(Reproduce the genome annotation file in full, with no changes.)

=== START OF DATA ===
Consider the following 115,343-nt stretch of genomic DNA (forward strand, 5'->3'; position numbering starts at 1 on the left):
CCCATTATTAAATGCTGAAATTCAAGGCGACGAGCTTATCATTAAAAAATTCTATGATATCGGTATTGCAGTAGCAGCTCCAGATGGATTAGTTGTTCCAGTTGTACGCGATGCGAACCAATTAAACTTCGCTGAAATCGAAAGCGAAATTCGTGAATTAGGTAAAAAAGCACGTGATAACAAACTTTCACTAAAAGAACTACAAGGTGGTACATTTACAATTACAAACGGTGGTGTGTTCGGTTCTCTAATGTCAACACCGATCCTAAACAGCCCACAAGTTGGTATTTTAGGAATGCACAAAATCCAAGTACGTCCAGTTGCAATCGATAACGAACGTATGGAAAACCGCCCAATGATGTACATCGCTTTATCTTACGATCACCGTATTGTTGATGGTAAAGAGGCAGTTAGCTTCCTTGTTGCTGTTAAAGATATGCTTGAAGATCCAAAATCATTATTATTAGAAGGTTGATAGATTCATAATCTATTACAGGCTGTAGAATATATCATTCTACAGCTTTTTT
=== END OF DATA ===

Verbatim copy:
Consider the following 115,343-nt stretch of genomic DNA (forward strand, 5'->3'; position numbering starts at 1 on the left):
CCCATTATTAAATGCTGAAATTCAAGGCGACGAGCTTATCATTAAAAAATTCTATGATATCGGTATTGCAGTAGCAGCTCCAGATGGATTAGTTGTTCCAGTTGTACGCGATGCGAACCAATTAAACTTCGCTGAAATCGAAAGCGAAATTCGTGAATTAGGTAAAAAAGCACGTGATAACAAACTTTCACTAAAAGAACTACAAGGTGGTACATTTACAATTACAAACGGTGGTGTGTTCGGTTCTCTAATGTCAACACCGATCCTAAACAGCCCACAAGTTGGTATTTTAGGAATGCACAAAATCCAAGTACGTCCAGTTGCAATCGATAACGAACGTATGGAAAACCGCCCAATGATGTACATCGCTTTATCTTACGATCACCGTATTGTTGATGGTAAAGAGGCAGTTAGCTTCCTTGTTGCTGTTAAAGATATGCTTGAAGATCCAAAATCATTATTATTAGAAGGTTGATAGATTCATAATCTATTACAGGCTGTAGAATATATCATTCTACAGCTTTTTT